• Try approach groups of 3.  Two people together are often having a private conversation and don’t want you to intrude.
  • If you don’t know somebody, introduce yourself.
  • Listening is better than speaking – not only do you learn more, it gives you an insight into how and what to say when you decide to speak.
  • Exit gracefully – if you need to leave or want to move on, just excuse yourself politely and go and talk to somebody else.
  • On any given event, try focus on around 3 to 5 people at the most.  Too many people will mean that you will forget names, details and information too quickly – it will also mean that your conversations will be too shallow to develop any kind of relationship.
  • Know what’s going on in the world.  Read a newspaper (online or otherwise), watch the news or just do something that means you have conversation to make if things start to dry up.  Being able to engage on a broad number of topics can be very useful.  Responding with “I have no earthly idea what you’re talking about” might work for a laugh occasionally, but do it too often and you just start to look ignorant (which hopefully is not one of your aspirations).

So I just tell everyone I meet that I’m looking for a job?

No.  This both makes you sound both desperate and a little pathetic.  Not to mention the fact that you then have to have the same conversation with all your friends and family about 1000 times a week “Hi Bruce, how’s the job hunt going” “It sucks mum, thanks for asking me yet again”.

To be effective the process needs to go something like this:

  • Don’t be nice to people you otherwise don’t like just because you think they can get you a job – that’s cynical, deceptive and ultimately demonstrates poor character on your part.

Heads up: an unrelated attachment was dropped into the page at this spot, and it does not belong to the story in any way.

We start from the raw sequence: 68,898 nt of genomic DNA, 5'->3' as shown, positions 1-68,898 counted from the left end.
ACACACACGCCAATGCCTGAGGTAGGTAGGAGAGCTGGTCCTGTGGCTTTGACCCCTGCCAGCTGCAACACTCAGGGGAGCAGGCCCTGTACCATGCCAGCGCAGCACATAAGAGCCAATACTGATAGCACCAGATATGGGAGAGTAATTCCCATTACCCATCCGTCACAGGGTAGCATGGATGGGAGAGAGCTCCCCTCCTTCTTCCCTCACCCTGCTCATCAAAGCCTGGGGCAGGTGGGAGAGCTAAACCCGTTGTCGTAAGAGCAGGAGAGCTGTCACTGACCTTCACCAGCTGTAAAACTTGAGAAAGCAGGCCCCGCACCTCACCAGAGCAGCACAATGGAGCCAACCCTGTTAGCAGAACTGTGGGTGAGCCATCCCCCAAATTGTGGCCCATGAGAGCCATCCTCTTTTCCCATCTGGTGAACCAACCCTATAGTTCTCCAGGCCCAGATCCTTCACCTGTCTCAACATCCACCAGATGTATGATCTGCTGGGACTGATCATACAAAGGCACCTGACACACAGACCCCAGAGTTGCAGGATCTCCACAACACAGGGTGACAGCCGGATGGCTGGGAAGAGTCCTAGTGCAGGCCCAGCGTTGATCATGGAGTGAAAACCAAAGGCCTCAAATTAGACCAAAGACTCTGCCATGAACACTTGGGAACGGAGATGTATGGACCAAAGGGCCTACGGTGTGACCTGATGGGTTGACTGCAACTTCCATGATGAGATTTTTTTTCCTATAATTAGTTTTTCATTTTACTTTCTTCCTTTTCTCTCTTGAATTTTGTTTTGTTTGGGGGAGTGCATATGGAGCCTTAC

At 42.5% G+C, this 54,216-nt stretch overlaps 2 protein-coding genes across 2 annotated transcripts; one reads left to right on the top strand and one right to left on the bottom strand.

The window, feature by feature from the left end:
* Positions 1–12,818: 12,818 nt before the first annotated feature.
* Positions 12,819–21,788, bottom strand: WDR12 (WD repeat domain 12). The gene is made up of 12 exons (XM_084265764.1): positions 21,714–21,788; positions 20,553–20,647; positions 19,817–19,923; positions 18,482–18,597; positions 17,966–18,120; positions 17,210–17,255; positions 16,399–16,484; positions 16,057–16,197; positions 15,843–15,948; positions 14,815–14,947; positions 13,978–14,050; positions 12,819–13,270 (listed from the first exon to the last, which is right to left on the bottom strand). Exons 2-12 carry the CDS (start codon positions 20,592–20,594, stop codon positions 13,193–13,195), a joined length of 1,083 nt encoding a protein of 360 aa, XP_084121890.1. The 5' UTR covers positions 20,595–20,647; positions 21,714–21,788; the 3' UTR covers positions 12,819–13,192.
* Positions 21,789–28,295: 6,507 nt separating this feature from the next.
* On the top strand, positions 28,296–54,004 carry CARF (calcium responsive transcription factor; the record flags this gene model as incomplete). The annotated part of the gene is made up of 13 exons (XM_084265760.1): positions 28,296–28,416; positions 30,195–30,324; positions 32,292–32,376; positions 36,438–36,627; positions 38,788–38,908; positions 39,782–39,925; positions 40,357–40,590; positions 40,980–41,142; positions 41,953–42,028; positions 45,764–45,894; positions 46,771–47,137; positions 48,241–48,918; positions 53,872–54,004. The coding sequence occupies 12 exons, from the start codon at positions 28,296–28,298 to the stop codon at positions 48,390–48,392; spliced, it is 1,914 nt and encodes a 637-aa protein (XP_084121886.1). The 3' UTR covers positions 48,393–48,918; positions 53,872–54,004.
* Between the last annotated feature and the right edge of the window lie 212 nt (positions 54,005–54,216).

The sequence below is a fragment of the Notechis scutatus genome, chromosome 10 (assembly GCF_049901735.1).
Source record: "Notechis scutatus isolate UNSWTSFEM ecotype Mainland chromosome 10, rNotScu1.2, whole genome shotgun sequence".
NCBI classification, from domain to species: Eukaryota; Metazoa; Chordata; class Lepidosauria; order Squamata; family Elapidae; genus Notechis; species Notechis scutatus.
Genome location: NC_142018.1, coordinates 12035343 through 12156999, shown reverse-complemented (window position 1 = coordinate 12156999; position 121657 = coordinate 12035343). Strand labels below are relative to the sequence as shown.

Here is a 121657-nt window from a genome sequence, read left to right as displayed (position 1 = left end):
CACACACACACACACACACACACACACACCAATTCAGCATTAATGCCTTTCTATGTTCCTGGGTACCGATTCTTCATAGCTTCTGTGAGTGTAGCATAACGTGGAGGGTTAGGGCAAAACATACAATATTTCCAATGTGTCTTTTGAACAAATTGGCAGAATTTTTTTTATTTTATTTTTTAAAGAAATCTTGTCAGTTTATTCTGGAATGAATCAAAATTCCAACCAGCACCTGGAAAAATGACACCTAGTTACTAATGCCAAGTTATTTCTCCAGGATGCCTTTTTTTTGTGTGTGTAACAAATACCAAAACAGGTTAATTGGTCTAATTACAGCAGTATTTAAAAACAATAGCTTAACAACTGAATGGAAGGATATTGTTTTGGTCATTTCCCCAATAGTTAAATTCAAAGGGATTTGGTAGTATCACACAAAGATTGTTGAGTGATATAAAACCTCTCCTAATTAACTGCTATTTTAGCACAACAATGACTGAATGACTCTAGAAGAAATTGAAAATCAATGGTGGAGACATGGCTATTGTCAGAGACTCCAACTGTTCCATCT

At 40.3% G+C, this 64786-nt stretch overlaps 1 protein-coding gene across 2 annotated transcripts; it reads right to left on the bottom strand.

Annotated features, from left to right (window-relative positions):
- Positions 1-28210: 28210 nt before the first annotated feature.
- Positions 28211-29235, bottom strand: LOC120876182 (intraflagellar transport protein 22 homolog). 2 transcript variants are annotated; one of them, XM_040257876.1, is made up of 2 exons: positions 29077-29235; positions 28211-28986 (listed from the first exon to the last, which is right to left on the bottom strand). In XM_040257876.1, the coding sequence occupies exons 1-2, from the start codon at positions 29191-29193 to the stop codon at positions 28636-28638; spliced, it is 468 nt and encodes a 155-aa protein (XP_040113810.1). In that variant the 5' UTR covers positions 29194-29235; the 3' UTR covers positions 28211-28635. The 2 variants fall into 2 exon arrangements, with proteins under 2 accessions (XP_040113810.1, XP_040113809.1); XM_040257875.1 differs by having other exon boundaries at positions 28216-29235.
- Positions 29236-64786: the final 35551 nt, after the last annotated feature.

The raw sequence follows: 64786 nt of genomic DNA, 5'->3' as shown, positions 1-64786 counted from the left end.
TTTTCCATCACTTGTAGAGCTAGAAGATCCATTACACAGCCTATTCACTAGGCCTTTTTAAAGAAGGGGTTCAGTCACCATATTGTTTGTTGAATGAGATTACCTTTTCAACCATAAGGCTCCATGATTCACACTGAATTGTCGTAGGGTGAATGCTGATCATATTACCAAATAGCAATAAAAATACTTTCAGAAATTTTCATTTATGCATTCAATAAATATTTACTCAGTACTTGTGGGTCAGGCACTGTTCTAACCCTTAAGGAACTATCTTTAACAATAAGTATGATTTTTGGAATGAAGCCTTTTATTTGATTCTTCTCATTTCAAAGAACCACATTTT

• Get to know people you genuinely find to be good company.  These will be people that you have hopefully come across in your exercise to build depth and breadth.  Maybe fellow society members, maybe team mates or whatever.  Ultimately you don’t know who they know – maybe their dad is the head cheese in Big Firm No.5…
  • Once you know enough to trust those people, mention to them you’re hunting for a job if you haven’t already.
  • Invite them to consider whether they know anyone at a firm they could put you in touch with.  This will be uncomfortable for you, I know.  It doesn’t have to be a hard sell, you can just say “so if you know anyone who I could get in touch with about a job and would be prepared to introduce us, I’d really appreciate it”.
  • Don’t follow them up a million times.  Just make it clear once, be specific about what you’re hoping for, and leave it at that.  Don’t forget these are people you actually like, so you don’t want to become a “user”.
  • Be positive and up-beat.  If you’ve been hunting for a job for a while, then I know you might be a bit down in the dumps.  However don’t forget that you are trying to demonstrate a positive, contagious and friendly attitude towards yourself, your career, and other people.  I’m not suggesting you feign anything, but if you’re mindset isn’t good before the conversation, just don’t have it.  If this is a perpetual problem for you, consider reading a book like The Happiness Advantage which could offer you some tips on how to get your mental game back on track.

What’s the Point?

The point is this:  you don’t know who people know, or who they will meet.  So as you expand your group of trusted friends through your engagement in the activities you are already doing, they will be your network.  People will keep an eye out for you, they will identify opportunities for you, and you will get a chance to demonstrate why you should be hired.

If you’re lucky enough to actually score an interview with a firm, then we’ll be talking some strategies for telling your story in a later article.

Until then – start meeting people.

Let me know what you will be doing in the comments below!